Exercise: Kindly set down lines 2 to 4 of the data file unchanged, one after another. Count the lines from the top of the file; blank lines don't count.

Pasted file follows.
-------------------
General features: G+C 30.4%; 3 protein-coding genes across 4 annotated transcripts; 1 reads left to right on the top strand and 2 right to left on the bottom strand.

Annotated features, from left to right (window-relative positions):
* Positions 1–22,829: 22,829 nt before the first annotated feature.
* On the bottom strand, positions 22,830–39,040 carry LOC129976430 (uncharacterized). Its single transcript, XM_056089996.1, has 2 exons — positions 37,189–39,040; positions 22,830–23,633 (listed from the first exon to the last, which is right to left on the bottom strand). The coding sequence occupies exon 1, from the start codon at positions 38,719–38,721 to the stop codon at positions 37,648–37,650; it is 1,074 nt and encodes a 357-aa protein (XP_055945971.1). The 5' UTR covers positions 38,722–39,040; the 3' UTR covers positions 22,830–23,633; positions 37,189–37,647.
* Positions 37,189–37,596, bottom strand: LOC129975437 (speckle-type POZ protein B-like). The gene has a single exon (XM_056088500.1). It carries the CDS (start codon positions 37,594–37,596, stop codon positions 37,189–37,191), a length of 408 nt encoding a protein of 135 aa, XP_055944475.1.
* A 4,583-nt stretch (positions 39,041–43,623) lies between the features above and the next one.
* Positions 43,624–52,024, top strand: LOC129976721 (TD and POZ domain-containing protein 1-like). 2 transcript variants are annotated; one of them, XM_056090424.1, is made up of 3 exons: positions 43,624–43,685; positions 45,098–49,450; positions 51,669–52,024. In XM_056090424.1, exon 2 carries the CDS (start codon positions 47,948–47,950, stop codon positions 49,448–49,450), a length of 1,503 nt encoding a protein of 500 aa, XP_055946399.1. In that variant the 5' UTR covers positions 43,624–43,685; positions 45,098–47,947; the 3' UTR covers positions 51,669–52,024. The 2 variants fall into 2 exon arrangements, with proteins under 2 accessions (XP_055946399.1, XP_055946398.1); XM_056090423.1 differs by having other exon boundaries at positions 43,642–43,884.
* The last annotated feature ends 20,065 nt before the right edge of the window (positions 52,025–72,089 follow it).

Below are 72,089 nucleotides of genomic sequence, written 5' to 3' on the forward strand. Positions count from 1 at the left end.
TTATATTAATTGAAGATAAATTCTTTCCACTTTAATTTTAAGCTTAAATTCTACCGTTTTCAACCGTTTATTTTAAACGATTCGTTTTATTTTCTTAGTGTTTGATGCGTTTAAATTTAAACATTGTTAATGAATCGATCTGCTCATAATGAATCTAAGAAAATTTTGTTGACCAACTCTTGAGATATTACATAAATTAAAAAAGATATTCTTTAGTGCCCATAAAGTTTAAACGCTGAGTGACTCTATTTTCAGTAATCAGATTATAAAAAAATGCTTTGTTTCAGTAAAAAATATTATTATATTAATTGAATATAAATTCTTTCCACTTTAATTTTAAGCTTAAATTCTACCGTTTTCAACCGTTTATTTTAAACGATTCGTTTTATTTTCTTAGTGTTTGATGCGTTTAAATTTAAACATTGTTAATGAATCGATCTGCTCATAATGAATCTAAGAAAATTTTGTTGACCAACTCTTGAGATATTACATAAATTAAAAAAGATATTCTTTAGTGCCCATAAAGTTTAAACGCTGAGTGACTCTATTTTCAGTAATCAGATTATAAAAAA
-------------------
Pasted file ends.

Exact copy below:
Annotated features, from left to right (window-relative positions):
* Positions 1–22,829: 22,829 nt before the first annotated feature.
* On the bottom strand, positions 22,830–39,040 carry LOC129976430 (uncharacterized). Its single transcript, XM_056089996.1, has 2 exons — positions 37,189–39,040; positions 22,830–23,633 (listed from the first exon to the last, which is right to left on the bottom strand). The coding sequence occupies exon 1, from the start codon at positions 38,719–38,721 to the stop codon at positions 37,648–37,650; it is 1,074 nt and encodes a 357-aa protein (XP_055945971.1). The 5' UTR covers positions 38,722–39,040; the 3' UTR covers positions 22,830–23,633; positions 37,189–37,647.